Monday, April 30, 2012

Type 2 Diabetes in Obese Children Proves Difficult to Treat with Drugs Alone

Metformin, "the only pill approved in the U.S. for treatment of children with type 2 diabetes is proving surprisingly ineffective, according to a new study, heightening worries about the fast-growing and largely preventable disease," reports the Wall Street Journal (see here).

The study also included GSK's Avnadia, which is not approved for use in children and has been linked to an increase of heart attacks, curtailing its use in treatment.

699 children between 10 and 17 years old, essentially all of whom were obese and who had been diagnosed with type 2 diabetes for an average of eight months were randomly assigned to one of three treatments: metformin, the mainstay diabetes medicine; metformin plus a lifestyle-intervention program; or metformin plus Avandia.

52% of those on metformin alone had failed, compared with 47% on metformin plus lifestyle change and 39% on the two-drug regimen. Statistically, only the two-drug treatment was considered superior to metformin.

The results prompted other experts to renew calls for societal efforts to combat diabetes and obesity among young people. Here is a chart showing the prevalence of obesity among young people in the U.S.:


Coincidentally (or maybe not), the National Institutes of Health (NIH) sent out a press release today announcing "The Weight of the Nation" documentary series and public awareness campaign focused on obesity in the U.S. HBO, in association with the Institute of Medicine, NIH and the Centers for Disease Control and Prevention, and in partnership with the Michael & Susan Dell Foundation and Kaiser Permanente Foundation, developed four documentaries focused on obesity. The project also includes a three-part HBO Family series for kids, 12 short features, a social media campaign, and a nationwide community-based campaign to mobilize action to move the country to a healthier weight. See the press release here.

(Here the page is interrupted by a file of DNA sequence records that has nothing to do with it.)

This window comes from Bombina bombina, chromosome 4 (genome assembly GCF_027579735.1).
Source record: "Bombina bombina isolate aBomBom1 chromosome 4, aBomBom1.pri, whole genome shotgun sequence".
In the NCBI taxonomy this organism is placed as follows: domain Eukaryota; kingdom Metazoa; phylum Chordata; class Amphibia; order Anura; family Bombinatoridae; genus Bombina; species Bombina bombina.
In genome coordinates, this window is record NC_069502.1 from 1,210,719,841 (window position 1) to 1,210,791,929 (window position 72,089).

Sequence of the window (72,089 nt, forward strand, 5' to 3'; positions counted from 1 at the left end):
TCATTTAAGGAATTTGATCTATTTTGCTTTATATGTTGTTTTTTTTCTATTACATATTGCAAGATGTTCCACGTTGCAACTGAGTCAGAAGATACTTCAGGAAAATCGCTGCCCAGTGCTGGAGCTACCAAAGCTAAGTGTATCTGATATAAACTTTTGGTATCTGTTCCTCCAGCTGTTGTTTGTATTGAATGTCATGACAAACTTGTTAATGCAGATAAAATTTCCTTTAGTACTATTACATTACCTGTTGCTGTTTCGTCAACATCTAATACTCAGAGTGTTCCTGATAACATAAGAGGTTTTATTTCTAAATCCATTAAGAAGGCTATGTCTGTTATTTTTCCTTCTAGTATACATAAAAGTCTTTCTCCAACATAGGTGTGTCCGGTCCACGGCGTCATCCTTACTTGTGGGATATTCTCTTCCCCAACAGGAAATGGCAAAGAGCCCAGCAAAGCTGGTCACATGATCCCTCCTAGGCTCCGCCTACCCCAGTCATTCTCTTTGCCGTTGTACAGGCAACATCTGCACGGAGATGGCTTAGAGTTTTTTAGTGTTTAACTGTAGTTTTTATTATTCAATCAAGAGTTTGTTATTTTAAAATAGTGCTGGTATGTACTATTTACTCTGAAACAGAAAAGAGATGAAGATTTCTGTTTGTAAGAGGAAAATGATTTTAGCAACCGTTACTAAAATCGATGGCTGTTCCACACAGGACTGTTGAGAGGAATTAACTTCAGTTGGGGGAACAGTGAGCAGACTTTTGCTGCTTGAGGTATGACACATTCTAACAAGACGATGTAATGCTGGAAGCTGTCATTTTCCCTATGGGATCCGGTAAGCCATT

4 comments:

  1. Childhood obesity is obviously a problem. Kids aren't getting the exercise that they need and aren't eating properly. It is the responsibility of the parents to teach children that exercise and eating healthy is important.

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  2. parents should atleast stop their children from eating high amount of calories

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  3. I agree with the other two replies that it is the parents responsibility to teach and monitor what their kids eat. That's pretty straight forward and to the point.

    But the real issue is actually educating and informing the parents on what is healthy. The marketing efforts of the food industry are great at making things look or sounds healthy when the product is actual very low quality. (Example: No-Fat Yogurts are filled with extra amounts of sugar. Market the healthy aspect, then give the customer unhealthy food)

    In conversations I've had, people generally think that the government's "My Pyramid" is un-attainable and they want a pill (diet pill) to Make them lose weight.

    Parents trying to teach their kids to eat healthy is like the blind leading the blind. Parents need to know how to eat better and actually do it. Until then Type 2 Diabetes will never stop increasing in this country.

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  4. Diabetes is hard enough to deal with in everyday life. Unfortunately, this disease opens the door for many other serious conditions. We should protect our chldren and teach them how and what to eat in this situations.

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